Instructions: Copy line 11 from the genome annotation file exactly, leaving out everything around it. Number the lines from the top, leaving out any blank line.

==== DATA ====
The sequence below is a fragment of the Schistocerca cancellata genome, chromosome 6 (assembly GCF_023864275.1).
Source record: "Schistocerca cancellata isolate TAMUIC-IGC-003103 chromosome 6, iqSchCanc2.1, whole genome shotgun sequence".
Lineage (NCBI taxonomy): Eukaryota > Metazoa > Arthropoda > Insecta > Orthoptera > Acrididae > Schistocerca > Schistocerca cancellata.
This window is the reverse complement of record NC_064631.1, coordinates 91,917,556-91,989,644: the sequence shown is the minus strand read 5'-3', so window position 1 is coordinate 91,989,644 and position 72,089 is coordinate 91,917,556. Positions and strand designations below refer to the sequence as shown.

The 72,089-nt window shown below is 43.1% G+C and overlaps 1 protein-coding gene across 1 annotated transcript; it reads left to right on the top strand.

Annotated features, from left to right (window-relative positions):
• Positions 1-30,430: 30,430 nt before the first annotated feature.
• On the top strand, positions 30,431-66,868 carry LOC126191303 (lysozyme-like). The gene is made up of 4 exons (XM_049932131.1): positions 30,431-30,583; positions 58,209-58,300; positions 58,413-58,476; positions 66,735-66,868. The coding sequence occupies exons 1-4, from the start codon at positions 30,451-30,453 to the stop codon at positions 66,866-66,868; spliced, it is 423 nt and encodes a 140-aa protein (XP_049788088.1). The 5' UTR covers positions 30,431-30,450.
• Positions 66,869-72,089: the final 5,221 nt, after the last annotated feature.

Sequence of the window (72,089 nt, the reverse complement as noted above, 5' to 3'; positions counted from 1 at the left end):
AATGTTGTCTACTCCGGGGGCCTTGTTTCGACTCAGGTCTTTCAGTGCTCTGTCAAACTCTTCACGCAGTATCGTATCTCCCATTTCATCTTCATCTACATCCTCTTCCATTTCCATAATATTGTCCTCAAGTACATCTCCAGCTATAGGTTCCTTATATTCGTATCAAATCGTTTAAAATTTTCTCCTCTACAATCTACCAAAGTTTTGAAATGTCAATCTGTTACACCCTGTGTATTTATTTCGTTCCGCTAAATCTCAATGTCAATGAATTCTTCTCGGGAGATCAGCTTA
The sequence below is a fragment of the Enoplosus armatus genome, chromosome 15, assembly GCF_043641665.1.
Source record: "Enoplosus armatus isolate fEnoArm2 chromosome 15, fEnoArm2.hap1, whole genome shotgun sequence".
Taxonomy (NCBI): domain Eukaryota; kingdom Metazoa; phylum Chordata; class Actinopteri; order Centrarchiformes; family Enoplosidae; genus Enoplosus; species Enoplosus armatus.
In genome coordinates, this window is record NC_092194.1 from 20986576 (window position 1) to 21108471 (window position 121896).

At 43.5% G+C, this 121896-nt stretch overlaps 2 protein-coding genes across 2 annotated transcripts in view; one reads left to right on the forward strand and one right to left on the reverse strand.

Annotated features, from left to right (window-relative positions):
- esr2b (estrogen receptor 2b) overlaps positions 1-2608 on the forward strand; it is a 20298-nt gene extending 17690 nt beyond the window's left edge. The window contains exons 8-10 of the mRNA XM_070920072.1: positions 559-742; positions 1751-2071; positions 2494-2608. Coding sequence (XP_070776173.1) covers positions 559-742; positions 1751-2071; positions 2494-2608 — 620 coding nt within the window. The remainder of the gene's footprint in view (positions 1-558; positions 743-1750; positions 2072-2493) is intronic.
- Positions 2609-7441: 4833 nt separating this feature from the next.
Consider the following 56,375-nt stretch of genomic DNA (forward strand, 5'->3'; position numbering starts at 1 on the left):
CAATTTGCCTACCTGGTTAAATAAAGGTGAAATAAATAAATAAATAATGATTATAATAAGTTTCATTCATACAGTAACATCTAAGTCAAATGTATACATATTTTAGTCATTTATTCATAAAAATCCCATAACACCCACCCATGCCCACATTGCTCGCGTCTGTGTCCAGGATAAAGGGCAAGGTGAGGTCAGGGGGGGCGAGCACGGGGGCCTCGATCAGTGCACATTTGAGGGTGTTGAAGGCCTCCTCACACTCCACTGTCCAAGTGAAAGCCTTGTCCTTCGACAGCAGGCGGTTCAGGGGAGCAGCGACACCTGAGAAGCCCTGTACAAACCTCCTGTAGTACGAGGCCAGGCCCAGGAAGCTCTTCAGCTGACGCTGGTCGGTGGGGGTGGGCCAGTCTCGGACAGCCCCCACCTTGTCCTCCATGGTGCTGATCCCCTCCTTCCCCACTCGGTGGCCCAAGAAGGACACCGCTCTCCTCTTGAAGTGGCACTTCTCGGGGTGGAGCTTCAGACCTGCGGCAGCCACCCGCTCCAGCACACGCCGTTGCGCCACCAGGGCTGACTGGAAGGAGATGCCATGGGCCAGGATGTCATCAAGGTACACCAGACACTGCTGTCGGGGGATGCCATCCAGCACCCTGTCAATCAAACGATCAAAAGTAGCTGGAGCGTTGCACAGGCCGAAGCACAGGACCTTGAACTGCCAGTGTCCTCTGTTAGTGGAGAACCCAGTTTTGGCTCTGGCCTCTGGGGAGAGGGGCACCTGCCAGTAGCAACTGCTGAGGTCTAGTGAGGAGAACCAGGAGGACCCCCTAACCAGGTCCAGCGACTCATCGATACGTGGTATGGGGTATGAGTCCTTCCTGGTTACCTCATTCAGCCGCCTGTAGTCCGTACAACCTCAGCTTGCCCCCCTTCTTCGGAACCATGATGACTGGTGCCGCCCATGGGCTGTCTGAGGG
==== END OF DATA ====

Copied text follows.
AATGTTGTCTACTCCGGGGGCCTTGTTTCGACTCAGGTCTTTCAGTGCTCTGTCAAACTCTTCACGCAGTATCGTATCTCCCATTTCATCTTCATCTACATCCTCTTCCATTTCCATAATATTGTCCTCAAGTACATCTCCAGCTATAGGTTCCTTATATTCGTATCAAATCGTTTAAAATTTTCTCCTCTACAATCTACCAAAGTTTTGAAATGTCAATCTGTTACACCCTGTGTATTTATTTCGTTCCGCTAAATCTCAATGTCAATGAATTCTTCTCGGGAGATCAGCTTA